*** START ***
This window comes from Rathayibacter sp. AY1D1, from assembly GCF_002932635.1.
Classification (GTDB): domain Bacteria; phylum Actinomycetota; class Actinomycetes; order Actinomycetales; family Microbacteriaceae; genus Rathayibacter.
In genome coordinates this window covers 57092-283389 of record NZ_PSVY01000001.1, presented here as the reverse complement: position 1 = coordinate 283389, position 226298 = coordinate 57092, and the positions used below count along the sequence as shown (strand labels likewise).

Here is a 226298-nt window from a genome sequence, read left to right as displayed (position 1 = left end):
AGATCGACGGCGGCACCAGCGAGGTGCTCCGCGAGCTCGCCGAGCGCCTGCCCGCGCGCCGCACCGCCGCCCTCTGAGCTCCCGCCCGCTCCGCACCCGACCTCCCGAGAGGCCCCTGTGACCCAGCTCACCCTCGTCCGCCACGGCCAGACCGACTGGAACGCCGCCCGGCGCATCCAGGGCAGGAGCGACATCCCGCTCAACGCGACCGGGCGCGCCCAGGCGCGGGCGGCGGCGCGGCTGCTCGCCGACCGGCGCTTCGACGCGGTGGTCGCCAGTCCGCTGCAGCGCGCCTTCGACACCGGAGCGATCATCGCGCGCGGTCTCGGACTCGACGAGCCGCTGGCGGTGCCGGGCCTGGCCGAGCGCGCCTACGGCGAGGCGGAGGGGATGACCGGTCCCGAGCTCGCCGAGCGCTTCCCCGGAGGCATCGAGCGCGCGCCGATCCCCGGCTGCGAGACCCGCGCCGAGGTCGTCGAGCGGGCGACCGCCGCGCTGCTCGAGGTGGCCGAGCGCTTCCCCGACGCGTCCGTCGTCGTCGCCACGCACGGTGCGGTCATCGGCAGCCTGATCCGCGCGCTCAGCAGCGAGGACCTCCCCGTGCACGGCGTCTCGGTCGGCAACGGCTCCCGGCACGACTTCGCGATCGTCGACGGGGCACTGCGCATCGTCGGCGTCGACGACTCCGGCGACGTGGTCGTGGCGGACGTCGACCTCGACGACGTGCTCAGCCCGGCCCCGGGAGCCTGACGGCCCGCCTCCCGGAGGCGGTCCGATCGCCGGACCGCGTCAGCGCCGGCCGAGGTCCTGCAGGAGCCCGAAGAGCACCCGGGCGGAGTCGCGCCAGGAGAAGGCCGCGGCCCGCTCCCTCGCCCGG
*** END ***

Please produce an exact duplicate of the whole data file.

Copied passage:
This window comes from Rathayibacter sp. AY1D1, from assembly GCF_002932635.1.
Classification (GTDB): domain Bacteria; phylum Actinomycetota; class Actinomycetes; order Actinomycetales; family Microbacteriaceae; genus Rathayibacter.
In genome coordinates this window covers 57092-283389 of record NZ_PSVY01000001.1, presented here as the reverse complement: position 1 = coordinate 283389, position 226298 = coordinate 57092, and the positions used below count along the sequence as shown (strand labels likewise).

Here is a 226298-nt window from a genome sequence, read left to right as displayed (position 1 = left end):
AGATCGACGGCGGCACCAGCGAGGTGCTCCGCGAGCTCGCCGAGCGCCTGCCCGCGCGCCGCACCGCCGCCCTCTGAGCTCCCGCCCGCTCCGCACCCGACCTCCCGAGAGGCCCCTGTGACCCAGCTCACCCTCGTCCGCCACGGCCAGACCGACTGGAACGCCGCCCGGCGCATCCAGGGCAGGAGCGACATCCCGCTCAACGCGACCGGGCGCGCCCAGGCGCGGGCGGCGGCGCGGCTGCTCGCCGACCGGCGCTTCGACGCGGTGGTCGCCAGTCCGCTGCAGCGCGCCTTCGACACCGGAGCGATCATCGCGCGCGGTCTCGGACTCGACGAGCCGCTGGCGGTGCCGGGCCTGGCCGAGCGCGCCTACGGCGAGGCGGAGGGGATGACCGGTCCCGAGCTCGCCGAGCGCTTCCCCGGAGGCATCGAGCGCGCGCCGATCCCCGGCTGCGAGACCCGCGCCGAGGTCGTCGAGCGGGCGACCGCCGCGCTGCTCGAGGTGGCCGAGCGCTTCCCCGACGCGTCCGTCGTCGTCGCCACGCACGGTGCGGTCATCGGCAGCCTGATCCGCGCGCTCAGCAGCGAGGACCTCCCCGTGCACGGCGTCTCGGTCGGCAACGGCTCCCGGCACGACTTCGCGATCGTCGACGGGGCACTGCGCATCGTCGGCGTCGACGACTCCGGCGACGTGGTCGTGGCGGACGTCGACCTCGACGACGTGCTCAGCCCGGCCCCGGGAGCCTGACGGCCCGCCTCCCGGAGGCGGTCCGATCGCCGGACCGCGTCAGCGCCGGCCGAGGTCCTGCAGGAGCCCGAAGAGCACCCGGGCGGAGTCGCGCCAGGAGAAGGCCGCGGCCCGCTCCCTCGCCCGG